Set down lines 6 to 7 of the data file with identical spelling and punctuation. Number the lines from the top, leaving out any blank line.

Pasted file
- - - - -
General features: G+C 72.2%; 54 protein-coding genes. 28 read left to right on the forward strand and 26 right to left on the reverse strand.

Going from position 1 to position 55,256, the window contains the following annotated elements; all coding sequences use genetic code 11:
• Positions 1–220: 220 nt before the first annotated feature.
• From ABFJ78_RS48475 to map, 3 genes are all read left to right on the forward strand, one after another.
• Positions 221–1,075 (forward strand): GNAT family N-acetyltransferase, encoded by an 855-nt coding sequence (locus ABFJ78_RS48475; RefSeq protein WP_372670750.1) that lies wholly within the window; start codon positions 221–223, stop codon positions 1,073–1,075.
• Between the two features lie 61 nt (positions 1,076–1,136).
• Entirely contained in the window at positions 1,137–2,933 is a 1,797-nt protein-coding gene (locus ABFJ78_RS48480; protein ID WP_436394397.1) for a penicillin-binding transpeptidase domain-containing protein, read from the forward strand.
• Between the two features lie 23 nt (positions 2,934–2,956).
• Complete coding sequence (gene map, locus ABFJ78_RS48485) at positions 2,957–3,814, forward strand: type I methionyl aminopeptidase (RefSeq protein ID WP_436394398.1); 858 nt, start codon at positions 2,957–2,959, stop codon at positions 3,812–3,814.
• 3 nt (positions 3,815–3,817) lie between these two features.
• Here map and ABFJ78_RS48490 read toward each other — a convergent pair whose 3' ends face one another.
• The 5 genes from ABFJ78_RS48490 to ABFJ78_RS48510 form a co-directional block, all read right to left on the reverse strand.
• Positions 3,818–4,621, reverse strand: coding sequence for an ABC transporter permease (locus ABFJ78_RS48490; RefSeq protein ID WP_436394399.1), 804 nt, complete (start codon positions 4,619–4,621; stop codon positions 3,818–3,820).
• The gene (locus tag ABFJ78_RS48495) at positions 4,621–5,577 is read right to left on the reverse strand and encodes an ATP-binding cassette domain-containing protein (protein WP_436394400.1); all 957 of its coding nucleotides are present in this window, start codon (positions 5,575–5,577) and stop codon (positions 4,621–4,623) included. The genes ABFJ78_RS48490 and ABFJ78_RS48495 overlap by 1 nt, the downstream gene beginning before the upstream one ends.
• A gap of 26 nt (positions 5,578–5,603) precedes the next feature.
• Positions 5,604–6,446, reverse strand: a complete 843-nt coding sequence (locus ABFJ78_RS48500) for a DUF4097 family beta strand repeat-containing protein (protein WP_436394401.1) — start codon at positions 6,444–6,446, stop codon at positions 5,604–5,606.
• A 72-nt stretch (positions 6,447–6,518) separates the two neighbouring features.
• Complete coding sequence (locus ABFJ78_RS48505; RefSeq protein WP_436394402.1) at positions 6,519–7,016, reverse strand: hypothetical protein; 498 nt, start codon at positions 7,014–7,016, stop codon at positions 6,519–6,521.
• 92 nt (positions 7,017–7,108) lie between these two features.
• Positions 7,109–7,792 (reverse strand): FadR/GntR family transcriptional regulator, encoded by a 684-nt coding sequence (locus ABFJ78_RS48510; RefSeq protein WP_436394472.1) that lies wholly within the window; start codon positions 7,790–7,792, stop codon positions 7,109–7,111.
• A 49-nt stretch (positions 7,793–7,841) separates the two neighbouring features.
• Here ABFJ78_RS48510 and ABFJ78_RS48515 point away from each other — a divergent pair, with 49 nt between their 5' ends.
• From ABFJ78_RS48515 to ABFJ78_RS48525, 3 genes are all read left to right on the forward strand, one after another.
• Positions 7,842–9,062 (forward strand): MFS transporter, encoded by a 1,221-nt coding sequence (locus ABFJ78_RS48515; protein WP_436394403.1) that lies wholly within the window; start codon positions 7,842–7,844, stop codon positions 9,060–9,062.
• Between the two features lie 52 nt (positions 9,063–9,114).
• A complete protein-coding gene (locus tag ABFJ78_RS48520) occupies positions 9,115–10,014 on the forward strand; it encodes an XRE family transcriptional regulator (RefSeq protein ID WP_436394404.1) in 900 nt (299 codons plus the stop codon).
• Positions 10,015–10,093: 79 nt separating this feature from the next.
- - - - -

• Between the two features lie 61 nt (positions 1,076–1,136).
• Entirely contained in the window at positions 1,137–2,933 is a 1,797-nt protein-coding gene (locus ABFJ78_RS48480; protein ID WP_436394397.1) for a penicillin-binding transpeptidase domain-containing protein, read from the forward strand.